Friday, 13 May 2022

An All-Too Conservative JPO Symphony Season

Well, the JPO has released the “new” line-up for its Winter Symphony Season, and it invites concertgoers to a challenging game of spot-the-difference with any previous season. Actually, a more apt challenge would be to put the new programme next to one drawn up by a prudish and dowdy old spinster 100 years ago, and then guess which is which.

Okay, Rachmaninov's Fourth Piano Concerto was written only 96 years ago. The difference is that the spinster – enamoured of Rachmaninov as everyone always has been – would have cheerfully programmed the brand-new piece; the JPO can only love a composer when he himself (rarely she) is entirely de-composed. In my 5 years of attending JPO concerts as a dedicated subscriber, I have only heard about 30 minutes of music written by people still living; that’s about 1% of the music performed by the orchestra.

Of the eight major (multi-movement) works we’re getting this season, half are pieces we’ve already heard at JPO concerts since its 2017 re-launch (pieces by Beethoven, Tchaikovsky, Prokofiev, and Brahms). The other half are Mozart’s Sinfonia Concertante, Mozart’s Second Flute Concerto, the Rachmaninov, and Dvořák’s Sixth Symphony. Are these by any means a broadening of repertoire? An expansion of discovery, inclusivity, or imagination?

The music of Beethoven, Mozart, Tchaikovsky, Dvořák, and Brahms make up well over a third all the music I’ve listened to at JPO concerts. This is not only a narrow selection of countries and time periods but of individuals, and even a narrow selection within the output of each individual. Only the best-known and most reliable chestnuts are chosen to placate us listeners.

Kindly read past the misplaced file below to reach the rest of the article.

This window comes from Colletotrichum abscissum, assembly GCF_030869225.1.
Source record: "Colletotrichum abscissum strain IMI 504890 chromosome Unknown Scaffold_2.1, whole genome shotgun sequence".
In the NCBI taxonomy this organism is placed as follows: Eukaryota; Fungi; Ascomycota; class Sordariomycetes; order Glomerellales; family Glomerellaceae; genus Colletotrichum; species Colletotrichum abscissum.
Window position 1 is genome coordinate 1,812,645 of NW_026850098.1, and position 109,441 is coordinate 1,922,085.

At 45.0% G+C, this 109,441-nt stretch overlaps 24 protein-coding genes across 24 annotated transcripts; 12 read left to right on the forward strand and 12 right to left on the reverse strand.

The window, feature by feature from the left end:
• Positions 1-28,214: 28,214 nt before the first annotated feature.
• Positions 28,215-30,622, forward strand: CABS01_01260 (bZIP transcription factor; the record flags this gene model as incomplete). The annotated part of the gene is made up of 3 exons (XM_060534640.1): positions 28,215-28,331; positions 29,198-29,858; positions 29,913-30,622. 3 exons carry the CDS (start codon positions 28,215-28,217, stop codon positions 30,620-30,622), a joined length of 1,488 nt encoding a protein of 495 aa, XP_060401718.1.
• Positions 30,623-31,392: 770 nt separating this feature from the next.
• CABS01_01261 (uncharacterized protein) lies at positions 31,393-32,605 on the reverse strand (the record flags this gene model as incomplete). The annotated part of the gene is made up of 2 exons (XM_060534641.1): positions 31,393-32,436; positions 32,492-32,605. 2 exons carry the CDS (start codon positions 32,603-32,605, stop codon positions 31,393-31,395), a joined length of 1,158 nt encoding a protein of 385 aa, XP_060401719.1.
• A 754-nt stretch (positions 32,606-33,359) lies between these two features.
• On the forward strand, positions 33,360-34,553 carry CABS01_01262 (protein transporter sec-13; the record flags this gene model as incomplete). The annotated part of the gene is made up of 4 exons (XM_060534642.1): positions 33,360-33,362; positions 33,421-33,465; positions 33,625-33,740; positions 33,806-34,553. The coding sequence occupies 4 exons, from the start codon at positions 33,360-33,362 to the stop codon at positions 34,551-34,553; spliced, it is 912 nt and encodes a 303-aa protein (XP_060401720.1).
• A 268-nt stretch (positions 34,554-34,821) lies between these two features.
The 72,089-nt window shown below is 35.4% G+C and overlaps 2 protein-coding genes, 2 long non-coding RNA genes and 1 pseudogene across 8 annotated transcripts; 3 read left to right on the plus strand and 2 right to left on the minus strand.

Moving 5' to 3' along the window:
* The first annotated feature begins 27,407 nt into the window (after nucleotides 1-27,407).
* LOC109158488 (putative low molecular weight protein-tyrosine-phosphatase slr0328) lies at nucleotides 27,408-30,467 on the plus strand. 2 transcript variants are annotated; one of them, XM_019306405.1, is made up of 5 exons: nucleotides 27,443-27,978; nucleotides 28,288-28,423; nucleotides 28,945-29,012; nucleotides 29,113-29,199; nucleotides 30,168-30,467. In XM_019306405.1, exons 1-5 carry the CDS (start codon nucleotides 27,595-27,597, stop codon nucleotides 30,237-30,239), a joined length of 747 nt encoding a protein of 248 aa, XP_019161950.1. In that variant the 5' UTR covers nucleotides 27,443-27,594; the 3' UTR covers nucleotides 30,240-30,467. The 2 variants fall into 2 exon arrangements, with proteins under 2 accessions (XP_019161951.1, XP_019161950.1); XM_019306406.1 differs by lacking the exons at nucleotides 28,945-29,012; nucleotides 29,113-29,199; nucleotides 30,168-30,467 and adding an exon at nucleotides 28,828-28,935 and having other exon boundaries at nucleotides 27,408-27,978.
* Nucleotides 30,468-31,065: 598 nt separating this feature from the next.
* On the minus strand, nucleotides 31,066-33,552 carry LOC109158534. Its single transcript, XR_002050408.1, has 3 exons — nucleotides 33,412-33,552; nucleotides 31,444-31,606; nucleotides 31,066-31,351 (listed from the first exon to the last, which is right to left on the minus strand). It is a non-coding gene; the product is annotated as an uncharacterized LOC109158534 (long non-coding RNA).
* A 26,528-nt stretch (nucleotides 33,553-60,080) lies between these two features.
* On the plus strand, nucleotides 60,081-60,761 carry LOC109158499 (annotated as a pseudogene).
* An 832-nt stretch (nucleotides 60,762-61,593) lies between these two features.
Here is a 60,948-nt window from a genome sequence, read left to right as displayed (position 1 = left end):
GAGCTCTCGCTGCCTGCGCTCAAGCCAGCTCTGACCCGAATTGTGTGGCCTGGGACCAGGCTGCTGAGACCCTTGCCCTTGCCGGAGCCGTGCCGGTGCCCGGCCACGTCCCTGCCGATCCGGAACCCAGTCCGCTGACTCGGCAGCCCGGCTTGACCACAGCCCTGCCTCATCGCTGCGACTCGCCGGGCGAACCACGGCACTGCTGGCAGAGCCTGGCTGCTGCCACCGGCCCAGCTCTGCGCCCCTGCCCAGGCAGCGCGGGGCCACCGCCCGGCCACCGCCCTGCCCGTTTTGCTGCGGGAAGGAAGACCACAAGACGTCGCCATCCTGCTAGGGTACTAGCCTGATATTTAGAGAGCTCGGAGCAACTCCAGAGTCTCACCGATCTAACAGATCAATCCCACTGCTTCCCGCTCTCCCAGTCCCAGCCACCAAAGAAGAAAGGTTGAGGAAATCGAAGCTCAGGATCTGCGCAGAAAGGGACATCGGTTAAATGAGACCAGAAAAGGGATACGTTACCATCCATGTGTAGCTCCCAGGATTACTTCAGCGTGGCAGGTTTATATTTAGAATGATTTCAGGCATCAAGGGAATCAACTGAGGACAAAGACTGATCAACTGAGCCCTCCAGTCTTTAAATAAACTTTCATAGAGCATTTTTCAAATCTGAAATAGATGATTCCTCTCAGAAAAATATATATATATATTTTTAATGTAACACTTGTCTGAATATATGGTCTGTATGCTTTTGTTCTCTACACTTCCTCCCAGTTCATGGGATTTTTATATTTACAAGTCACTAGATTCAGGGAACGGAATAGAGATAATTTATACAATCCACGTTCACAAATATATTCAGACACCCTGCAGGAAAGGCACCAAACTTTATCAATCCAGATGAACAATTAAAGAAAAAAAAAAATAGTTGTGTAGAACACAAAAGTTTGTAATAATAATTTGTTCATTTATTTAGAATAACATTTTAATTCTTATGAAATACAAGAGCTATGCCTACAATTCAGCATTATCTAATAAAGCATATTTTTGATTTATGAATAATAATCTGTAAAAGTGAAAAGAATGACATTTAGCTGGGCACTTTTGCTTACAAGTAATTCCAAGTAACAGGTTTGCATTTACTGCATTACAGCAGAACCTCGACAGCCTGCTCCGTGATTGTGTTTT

Don’t misunderstand me: I also think that the music of Beethoven, Mozart et al. is among the greatest of all music, and I don’t want to abandon it by any means. (Brahms’s Third Symphony, programmed for 30 June, is just about the most beautiful of all symphonies.) But I do get tired of entire seasons that rehash the same works and their immediate adjacents. It reinforces a conservative (and somewhat exclusionary) core, while an abundance of exciting and enlightening music lies untouched and unheard by the audience. (How I long for more of even well-known masters like Haydn, Verdi, Handel, Saint-Saëns…)

There have been (very brief) sallies into more modern music, but they represent a dispiritingly small proportion of works programmed, and an even smaller segment of the frontiers that music has crossed in the last century. The JPO doesn’t have to suddenly acquire fringe mixed-media performance art presentations by the anti-establishment avant-garde; but it can return to the occasional thrill of presenting newer classics, as it has with Korngold’s Violin Concerto, Shostakovich’s Fifth Symphony, Ravel’s Piano Concerto, Prokofiev’s “Classical” Symphony, or even Prokofiev’s Third Piano Concerto, the first time it was programmed.

I know that the orchestra faces significant constraints; it can’t hire the billions of musicians required to perform each Mahler symphony, and the rights to pieces by living masters like Philip Glass and Thomas Adès may be too expensive (although imagine the large number of younger concertgoers that would be drawn by a Philip Glass piece). But there is a great wealth of modern classics that could both conceivably be performed by the JPO forces and relished by Joburg concertgoers – music like the rest of the symphonic output of Shostakovich, Prokofiev, Sibelius, and Korngold as well as the music of Ralph Vaughan Williams, Amy Beach, Florence Price, Benjamin Britten, Carl Nielsen, and Stravinsky. Can we in the audience be trusted to hear out works that have remained in the margins?

P.S. I note all of this before even coming to the question of the constant import of European (and a few American) symphonies, and the total neglect of African composers…

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